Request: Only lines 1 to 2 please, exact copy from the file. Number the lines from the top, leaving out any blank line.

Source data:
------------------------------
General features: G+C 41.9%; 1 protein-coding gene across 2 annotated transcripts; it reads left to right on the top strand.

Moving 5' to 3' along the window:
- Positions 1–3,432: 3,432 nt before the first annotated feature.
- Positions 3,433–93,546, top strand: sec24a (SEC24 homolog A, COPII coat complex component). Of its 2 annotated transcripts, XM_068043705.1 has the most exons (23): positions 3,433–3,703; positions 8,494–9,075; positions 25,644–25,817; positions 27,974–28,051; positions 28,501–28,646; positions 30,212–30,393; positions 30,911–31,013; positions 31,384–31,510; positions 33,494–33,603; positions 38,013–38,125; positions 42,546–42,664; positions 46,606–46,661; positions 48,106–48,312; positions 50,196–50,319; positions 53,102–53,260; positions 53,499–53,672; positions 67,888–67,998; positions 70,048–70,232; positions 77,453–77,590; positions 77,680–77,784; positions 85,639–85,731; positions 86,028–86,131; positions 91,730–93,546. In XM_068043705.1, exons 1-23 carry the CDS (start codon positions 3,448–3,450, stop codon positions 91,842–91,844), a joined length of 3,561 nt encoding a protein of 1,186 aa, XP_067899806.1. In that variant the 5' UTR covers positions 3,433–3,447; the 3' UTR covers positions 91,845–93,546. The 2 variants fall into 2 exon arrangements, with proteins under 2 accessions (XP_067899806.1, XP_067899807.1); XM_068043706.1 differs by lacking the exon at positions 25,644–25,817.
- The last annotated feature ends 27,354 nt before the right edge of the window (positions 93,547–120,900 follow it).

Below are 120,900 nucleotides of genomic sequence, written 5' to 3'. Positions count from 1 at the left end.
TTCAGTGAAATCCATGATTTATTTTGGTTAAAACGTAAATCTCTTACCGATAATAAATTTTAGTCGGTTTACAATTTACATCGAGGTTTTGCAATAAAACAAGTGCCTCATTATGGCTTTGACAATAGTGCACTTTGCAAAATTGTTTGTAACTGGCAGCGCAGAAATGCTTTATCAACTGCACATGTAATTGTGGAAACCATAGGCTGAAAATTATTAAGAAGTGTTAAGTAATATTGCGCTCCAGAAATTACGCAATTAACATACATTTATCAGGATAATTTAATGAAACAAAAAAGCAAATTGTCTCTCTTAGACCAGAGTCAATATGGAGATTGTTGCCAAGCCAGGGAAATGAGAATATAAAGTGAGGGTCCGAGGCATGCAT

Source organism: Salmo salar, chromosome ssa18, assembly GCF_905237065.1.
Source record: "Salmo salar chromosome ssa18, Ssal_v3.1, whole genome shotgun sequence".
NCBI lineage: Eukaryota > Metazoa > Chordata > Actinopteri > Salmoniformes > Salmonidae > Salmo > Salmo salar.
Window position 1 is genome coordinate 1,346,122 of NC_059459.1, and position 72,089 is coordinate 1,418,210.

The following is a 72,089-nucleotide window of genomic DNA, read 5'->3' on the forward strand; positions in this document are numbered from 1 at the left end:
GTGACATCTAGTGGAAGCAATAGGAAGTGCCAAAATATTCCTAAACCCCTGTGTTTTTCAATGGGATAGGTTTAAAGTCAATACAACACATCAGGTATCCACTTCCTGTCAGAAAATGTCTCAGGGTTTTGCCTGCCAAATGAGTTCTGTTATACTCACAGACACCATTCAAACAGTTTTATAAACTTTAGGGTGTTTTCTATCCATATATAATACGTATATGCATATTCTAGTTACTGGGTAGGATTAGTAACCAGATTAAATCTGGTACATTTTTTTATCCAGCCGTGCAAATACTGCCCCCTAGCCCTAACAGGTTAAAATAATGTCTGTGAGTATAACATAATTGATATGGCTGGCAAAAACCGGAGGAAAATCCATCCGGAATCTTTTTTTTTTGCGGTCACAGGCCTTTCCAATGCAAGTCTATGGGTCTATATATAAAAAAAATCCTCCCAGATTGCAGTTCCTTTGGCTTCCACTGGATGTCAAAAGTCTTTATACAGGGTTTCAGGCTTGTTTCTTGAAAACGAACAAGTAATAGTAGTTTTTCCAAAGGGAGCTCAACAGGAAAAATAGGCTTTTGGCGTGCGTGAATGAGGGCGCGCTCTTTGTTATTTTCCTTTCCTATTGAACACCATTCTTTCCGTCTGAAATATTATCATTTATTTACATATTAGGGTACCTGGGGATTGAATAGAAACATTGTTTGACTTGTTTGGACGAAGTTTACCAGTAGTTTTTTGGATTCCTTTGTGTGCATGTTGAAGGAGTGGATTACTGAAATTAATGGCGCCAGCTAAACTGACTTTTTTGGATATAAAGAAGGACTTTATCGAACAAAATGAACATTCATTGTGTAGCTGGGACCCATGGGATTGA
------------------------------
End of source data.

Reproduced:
General features: G+C 41.9%; 1 protein-coding gene across 2 annotated transcripts; it reads left to right on the top strand.

Moving 5' to 3' along the window: